W.L. Deans was president that year. He called several meet­ings of the directors dur­ing the fall of 1930. Based on the current trends, only two options seemed viable for the company. Neither was attrac­tive to the directors nor to the majority of policy holders, but there were no other courses that would put the company on a solid footing. They could either wind down the business and dissolve the company, or merge their business with that of a larger and more stable com­pany. The latter course seemed to be the best, causing the least disruption and inconvenience to the policy holders.

Discussions with several larg­er insurance companies fol­low­ed. The directors concluded that it would be unwise to merge with any of the other remaining local mutual com­panies, most of which were also weak and vulnerable to the same situation that had put the Nichol Mutual in its unsus­tain­able situation.

The directors concluded that the Wawanesa Mutual In­surance Company was their best prospect.

They liked the idea that it was a mutual company, run for the benefit of its policy holders rather than outside stockholders. It was also a very strong company, at the time the largest fire insurance company in Canada. There were other factors that spoke well for the company. It had a wide range of insurance policies, not just agricultural, over a wide geographic area.

That spread the risk should there be large claims in a specific area, such as those that had led to the Nichol Mutual’s troubles.

As well, the company had large cash reserves, and a re-in­surance agreement through Lloyd’s of London that provid­ed a cushion in the event of a catastrophic cluster of claims.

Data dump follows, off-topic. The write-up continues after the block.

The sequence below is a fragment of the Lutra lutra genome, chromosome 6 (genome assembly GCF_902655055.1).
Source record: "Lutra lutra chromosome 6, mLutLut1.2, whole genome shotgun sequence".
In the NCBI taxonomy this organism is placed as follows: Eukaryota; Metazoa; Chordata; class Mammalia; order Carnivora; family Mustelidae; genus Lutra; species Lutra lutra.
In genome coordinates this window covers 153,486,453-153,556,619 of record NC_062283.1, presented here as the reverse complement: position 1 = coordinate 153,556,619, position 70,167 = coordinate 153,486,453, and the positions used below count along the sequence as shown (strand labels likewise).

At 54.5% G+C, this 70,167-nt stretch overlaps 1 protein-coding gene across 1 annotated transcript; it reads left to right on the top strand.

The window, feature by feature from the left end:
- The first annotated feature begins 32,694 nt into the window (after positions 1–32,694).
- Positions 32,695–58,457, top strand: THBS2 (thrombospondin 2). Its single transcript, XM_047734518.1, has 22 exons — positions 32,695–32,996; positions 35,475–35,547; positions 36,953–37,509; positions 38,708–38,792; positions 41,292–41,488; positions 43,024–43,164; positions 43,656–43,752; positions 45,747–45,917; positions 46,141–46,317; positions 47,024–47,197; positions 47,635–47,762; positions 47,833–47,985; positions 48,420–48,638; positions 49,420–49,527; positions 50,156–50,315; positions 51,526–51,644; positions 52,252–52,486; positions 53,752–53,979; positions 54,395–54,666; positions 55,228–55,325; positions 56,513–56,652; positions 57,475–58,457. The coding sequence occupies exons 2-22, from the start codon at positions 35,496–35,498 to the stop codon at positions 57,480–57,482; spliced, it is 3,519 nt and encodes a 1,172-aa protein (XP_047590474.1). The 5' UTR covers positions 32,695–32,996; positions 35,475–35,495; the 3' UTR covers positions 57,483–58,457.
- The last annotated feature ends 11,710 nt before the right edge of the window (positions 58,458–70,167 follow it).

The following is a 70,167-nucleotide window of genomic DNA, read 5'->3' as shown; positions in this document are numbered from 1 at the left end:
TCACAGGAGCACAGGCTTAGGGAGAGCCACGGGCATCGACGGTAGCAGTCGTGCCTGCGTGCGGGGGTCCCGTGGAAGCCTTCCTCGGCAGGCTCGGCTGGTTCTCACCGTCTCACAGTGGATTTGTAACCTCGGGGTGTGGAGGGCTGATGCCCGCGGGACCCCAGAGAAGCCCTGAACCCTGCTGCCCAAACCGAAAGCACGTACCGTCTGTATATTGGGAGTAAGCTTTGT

W.L. Deans and secretary James Beattie – son of the original secretary – presented the proposed takeover at the 1931 annual meeting of the company, held at the Fergus library on February 21, 1931. It was a Saturday, and attendance was large. After dealing with the reports for the previous year, Deans explained the agreement and the reasons for it.

The document had been ironed out by the directors, Wa­wanesa officials, and the pro­vin­cial Superintendent of In­sur­ance, who was also present.

James Beattie then read the agreement. It authorized the Wawanesa Company to re-insure all current policies of the Nichol Mutual company effec­tive Jan. 1, 1932, and in­structed the directors to take all meas­ures necessary to turn the busi­ness over to the Wawanesa.

The policy holders approv­ed the agreement with little discussion or debate. Approval of a bylaw authorizing the agree­ment followed. That was the last official act by the board.

Howell Smith, of the Wa­wa­nesa Company then rose and read a lengthy address, outlin­ing the nature of the business of his firm and its strengths. He reinforced the good service and reasonable rates offered by a mutual company, run in the interests of the policy holders. His words helped to sooth the feelings of the policy holders, virtually all of whom would have preferred to remain inde­pendent. When Smith sat down, Deans accepted the final motion, to adjourn for the last time.

The end had come quickly, with the same quiet efficiency that had characterized the company during its 70 years of existence. Many of those present were sons and grandsons of the founders and first policy holders of the company.

In his editorial marking the end of the Nichol Mutual, Fer­gus editor Hugh Templin observed that, “It seems too bad that a local company such as the Nichol had to give up after years of success.”

Though gone more than three-quarters of a century, old Nichol Mutual policies are still prized keepsakes in a number of local households.


Stephen Thorning